Regrettably, the inimitable Paul Harvey is no longer with us, for this is a story he certainly would have enjoyed.
In March, the Lebanon Daily Record brought the tale of Steven Krueger, a man who allegedly fled from the police on a Friday night near the Lebanon Walmart. The officer was attempting to pull him over on suspicion of driving while intoxicated.
Krueger allegedly escaped, but police reported spotting him again the following Sunday, in the same area, driving the same car, which a friend claimed Krueger had taken without permission.
Krueger again allegedly attempted to elude the police. He pulled the car up to the front door of Walmart and jumped out, according to a report. He raced through the store with police in hot pursuit, yet was caught while going out the back door of the store, the report said.
Police tasered him repeatedly and wrestled him to the ground. He was taken into custody and subsequently charged with tampering with a motor vehicle, resisting arrest and assault on a law enforcement officer.
And now — as the good Mr. Harvey would have said — the rest of the story.
What the LDR, the police, the judge in his case and his unfortunate bail bondsman did not know at the time was that they were dealing with something of a celebrity.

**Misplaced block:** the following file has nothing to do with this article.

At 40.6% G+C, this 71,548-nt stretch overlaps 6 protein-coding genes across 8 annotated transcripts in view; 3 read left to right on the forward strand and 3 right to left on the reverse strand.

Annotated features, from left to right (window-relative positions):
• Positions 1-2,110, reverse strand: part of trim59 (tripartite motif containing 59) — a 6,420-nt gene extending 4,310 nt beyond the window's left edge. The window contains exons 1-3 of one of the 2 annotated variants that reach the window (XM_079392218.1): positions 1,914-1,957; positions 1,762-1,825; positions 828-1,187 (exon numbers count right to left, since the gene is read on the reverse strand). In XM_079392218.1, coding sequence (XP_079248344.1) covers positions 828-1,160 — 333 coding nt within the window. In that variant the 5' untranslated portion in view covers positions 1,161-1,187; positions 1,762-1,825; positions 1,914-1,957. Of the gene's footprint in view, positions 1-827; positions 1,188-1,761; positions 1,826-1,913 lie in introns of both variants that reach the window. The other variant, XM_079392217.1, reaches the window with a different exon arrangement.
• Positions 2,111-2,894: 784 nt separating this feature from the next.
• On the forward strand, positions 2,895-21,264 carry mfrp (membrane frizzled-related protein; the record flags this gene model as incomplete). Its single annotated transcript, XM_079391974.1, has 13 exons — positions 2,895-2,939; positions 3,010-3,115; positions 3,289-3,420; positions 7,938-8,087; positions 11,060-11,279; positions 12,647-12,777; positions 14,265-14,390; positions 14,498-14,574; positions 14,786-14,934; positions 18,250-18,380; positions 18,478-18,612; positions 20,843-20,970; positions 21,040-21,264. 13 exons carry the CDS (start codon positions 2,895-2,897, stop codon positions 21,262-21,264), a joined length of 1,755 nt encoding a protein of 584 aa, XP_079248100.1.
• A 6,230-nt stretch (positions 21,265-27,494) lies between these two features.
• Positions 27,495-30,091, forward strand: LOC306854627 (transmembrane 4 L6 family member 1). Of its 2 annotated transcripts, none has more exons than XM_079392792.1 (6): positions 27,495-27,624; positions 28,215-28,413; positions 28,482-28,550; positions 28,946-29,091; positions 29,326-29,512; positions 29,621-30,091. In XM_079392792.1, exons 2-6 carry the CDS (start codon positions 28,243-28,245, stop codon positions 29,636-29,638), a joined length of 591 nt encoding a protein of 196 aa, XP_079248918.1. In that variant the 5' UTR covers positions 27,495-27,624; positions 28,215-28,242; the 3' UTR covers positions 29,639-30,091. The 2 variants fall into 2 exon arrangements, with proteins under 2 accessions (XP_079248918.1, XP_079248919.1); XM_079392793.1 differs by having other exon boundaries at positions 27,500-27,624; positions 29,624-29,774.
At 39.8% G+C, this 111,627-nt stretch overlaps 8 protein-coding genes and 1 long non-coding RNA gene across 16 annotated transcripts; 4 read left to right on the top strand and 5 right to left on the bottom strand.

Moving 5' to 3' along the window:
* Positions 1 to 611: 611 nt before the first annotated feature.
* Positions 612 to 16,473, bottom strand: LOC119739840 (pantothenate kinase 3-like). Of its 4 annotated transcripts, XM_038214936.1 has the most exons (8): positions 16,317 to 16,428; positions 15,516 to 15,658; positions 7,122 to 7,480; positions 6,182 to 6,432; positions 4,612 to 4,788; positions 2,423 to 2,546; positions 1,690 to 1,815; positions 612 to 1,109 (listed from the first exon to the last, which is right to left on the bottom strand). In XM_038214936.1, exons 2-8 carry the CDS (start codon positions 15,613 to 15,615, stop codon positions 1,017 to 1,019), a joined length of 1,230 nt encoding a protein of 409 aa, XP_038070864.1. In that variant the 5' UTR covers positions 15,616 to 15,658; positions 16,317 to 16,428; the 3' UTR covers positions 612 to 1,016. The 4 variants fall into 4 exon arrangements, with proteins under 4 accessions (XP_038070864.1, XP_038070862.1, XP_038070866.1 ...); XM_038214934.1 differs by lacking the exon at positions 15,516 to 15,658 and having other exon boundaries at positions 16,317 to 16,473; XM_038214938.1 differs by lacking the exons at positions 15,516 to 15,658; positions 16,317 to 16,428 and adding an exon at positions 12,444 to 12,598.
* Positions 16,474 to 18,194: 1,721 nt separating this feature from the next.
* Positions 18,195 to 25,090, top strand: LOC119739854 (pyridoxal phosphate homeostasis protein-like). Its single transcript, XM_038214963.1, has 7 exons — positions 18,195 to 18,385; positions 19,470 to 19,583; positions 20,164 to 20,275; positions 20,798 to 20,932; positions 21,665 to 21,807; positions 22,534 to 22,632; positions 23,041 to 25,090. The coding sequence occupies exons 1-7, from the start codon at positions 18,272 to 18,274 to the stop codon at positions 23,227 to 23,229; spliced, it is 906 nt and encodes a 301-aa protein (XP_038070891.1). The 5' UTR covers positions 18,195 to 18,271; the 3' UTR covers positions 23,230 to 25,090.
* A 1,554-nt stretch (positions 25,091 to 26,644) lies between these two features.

Steven Jay Krueger, now 49, had made a name for himself in his hometown of Los Angeles, Calif., during the 1990s. Actually, it was the L.A. Times which gave him his name: the “Mission Impossible Burglar.”
Krueger’s skills drew whistling appreciation — as well as consternation — from the law enforcement community, according to an episode of the television show, “Masterminds,” which told his story in 2006.
He specialized in stealing high-end, high-tech electronics by using tactics that would be scarcely believable if performed by Tom Cruise on the big screen.
He would case the joint by day, even going so far as to spray luminescent chalk in an area he deemed safe from security cameras. At night he would return, dressed all in black, with his grappling hooks, rope ladders and assorted other tools.
He would cut his way through the roof, blow smoke to find the laser sensors that would trigger the alarm system, and lower himself into the safe place he had outlined with the chalk. Then he would grab the goods and exit the same way he came in.
For the complete article, see today's print edition of The Daily Record, or view the e-Edition online.